fri 29/05/2020

The Prophet, Gate Theatre | reviews, news & interviews

The Prophet, Gate Theatre

The Prophet, Gate Theatre

Hassan Abdulrazzak’s new play about Cairo’s Arab Spring is superbly thrilling

Here’s to success: Nitzan Sharron and Melanie Jessop in ‘The Prophet’ Simon Kane

The Arab Spring has arguably been the most important international event after the credit crunch, yet it seems to be of little interest to British playwrights. Parochial, obsessed with writing only what they know, they have been put to shame by Hassan Abdulrazzak, an Iraqi playwright who was born in Czechoslovakia and now lives in London, working as a scientist.

The Arab Spring has arguably been the most important international event after the credit crunch, yet it seems to be of little interest to British playwrights. Parochial, obsessed with writing only what they know, they have been put to shame by Hassan Abdulrazzak, an Iraqi playwright who was born in Czechoslovakia and now lives in London, working as a scientist. His 2007 debut, Baghdad Wedding, was a big hit, and his long-awaited second play is set in Cairo during the revolution that toppled dictator Hosni Mubarak.

To be exact, the date is 28 January 2011. While the people gather in Tahrir Square, confronting the police, where are the middle classes? Abdulrazzak zeros in on one thirtysomething couple, Hisham and Layla. Hisham is a former journalist who is now a novelist. He wants to be recognised internationally as well as just in Egypt. So instead of joining the demonstrators in the street, he meets Suzanne, a high-powered literary agent.

Abdulrazzak rejoices in the ecstasy of the crowd

Meanwhile, his wife Layla also faces a life-changing decision. She works as a senior engineer with Vodafone — itself a reminder that Egyptian society is more complex that our easy clichés about it — and is ordered by her boss Hani to close down the mobile phone network. He has just had a visit from Mubarak’s security men and they want to prevent the demonstrators in the street from organising. He also has a much more personal proposition for her.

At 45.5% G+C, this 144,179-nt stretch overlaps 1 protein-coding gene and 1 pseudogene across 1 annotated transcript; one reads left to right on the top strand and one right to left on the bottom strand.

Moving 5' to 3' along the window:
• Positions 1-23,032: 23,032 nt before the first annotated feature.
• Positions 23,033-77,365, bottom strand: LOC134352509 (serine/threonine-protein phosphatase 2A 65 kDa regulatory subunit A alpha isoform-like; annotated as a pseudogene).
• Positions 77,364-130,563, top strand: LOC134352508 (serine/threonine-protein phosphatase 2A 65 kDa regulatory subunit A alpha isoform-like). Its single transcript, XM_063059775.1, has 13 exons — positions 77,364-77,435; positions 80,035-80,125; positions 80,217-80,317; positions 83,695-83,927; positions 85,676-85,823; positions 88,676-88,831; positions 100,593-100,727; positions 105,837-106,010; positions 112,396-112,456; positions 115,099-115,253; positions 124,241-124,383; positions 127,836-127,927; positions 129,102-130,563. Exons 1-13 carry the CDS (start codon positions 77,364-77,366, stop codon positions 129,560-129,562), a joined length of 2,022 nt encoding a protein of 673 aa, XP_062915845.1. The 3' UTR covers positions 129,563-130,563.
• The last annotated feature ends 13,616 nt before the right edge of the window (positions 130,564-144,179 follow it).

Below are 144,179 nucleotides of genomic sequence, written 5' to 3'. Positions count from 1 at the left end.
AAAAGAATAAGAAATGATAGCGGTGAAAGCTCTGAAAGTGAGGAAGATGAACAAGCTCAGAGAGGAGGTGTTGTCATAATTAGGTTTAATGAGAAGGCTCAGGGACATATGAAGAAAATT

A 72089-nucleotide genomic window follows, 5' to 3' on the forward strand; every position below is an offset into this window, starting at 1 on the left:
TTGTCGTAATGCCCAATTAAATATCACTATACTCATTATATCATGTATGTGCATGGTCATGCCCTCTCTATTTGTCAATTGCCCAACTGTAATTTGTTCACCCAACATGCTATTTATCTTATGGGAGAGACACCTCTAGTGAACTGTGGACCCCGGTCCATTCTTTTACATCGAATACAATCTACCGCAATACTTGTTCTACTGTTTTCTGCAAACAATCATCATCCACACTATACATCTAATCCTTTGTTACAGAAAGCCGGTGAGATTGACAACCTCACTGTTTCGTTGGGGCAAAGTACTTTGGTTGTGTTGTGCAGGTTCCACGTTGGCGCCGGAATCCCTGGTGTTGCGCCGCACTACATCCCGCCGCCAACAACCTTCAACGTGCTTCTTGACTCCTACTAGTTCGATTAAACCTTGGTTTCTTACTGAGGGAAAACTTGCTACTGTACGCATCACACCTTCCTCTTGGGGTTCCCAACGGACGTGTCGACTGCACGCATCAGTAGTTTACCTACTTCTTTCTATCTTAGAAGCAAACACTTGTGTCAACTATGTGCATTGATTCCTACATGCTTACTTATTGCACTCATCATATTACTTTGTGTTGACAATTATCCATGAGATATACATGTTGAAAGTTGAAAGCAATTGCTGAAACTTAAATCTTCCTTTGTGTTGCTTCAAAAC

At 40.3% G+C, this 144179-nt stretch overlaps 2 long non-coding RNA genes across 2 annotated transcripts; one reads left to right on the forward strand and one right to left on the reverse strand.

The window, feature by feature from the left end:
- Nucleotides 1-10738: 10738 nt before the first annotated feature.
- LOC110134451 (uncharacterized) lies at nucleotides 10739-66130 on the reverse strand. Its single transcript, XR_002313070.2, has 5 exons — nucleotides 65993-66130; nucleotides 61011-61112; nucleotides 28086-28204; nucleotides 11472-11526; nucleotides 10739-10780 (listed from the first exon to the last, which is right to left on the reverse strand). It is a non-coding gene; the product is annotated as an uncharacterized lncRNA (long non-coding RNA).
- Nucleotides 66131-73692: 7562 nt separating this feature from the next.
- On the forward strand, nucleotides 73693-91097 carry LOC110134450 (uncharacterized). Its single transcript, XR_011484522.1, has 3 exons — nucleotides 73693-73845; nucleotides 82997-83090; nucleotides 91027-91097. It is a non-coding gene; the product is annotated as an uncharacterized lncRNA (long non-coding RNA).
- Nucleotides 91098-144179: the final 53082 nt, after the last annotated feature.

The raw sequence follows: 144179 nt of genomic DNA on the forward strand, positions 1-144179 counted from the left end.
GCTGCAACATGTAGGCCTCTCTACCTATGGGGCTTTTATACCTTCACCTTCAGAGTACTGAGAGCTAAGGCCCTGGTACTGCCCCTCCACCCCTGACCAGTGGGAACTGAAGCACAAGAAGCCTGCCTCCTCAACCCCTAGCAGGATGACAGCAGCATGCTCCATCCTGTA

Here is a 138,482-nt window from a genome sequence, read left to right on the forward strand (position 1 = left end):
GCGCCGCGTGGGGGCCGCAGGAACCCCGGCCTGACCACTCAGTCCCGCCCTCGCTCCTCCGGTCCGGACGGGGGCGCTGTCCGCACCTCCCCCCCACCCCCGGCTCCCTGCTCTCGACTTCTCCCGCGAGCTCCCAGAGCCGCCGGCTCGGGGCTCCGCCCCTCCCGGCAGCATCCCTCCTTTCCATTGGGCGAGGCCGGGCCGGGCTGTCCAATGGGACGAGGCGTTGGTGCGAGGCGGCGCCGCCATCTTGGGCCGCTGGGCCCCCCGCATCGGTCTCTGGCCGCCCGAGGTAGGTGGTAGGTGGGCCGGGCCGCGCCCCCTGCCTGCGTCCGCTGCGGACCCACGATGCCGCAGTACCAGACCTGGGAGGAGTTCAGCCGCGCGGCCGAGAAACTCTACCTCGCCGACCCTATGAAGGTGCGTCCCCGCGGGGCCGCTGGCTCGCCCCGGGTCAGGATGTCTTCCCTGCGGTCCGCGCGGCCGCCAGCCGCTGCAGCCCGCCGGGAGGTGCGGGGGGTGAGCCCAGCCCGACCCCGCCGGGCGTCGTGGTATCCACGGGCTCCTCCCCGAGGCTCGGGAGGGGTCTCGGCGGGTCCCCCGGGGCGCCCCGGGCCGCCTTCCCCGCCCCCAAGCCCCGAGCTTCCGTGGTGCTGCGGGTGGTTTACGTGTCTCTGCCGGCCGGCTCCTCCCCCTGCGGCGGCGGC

Abdulrazzak’s question about how the more privileged classes respond to great historic events, when people are dying in the streets, is one that affects not just the more comfortable Egyptians. The gap between intellectuals who extol revolution but are not brave enough to participate in street violence is a familiar one all over the world. But he also makes the point that not everyone is a hero — for some people, even the idea of torture is enough to reduce them to obedience.

At the same time, Abdulrazzak rejoices in the ecstasy of the crowd. One of Layla’s wonderful monologues, delivered straight to the audience, is an eyewitness account of a massive demonstration. Detailed, ambivalent and humane, it pulses with truth, and conjures up the huge mass of ordinary humanity which, when it gets moving, is well-nigh unstoppable. Especially when the masses and middle-classes join together. When everyone wants a change, all rules are up for grabs.

The text of The Prophet is bright, sexy, dirty, critical, sarcastic and beautifully wrought. It buzzes with psychological insight and radical references; Abdulrazzak’s confident storytelling is faultless, and this play about betrayal and moral courage comes in the guise of a thriller. Last, but not least, the invented figure of the torturer Metwali, who keeps pigeons in his spare time, is both convincing and memorable. Like a therapist, or a novelist, he also has a view of the human heart.

Although the relationship between Hisham and Layla is a bit sketchy, this 100-minute play is immensely satisfying. Not only is the cruelty of torture, and our fear of it, vividly represented, but the debate about whether democracy will result in an Islamist state also gets an airing. The evening feels resonant and relevant, and the clash between pragmatism and idealism feels as urgent as ever. The jokes about sex, the British Council, sex, national identity, sex, and well, everything else, contrast brilliantly with the ethical seriousness of the play.

The Prophet is excellently directed by Christopher Haydon, the new artistic director of this venue and is part of his opening Resist! season. His cast — Sasha Behar and Silas Carson (Layla and Hani, pictured above right); Nitzan Sharron and Melanie Jessop (Hisham and Suzanne) — rarely put a foot wrong and Holly Pigott’s design and Dick Straker’s video projections help transport us to Cairo. Both thought-provoking and highly entertaining, this play is a real joy.

 

Add comment

newsletter

Get a weekly digest of our critical highlights in your inbox each Thursday!

Simply enter your email address in the box below

View previous newsletters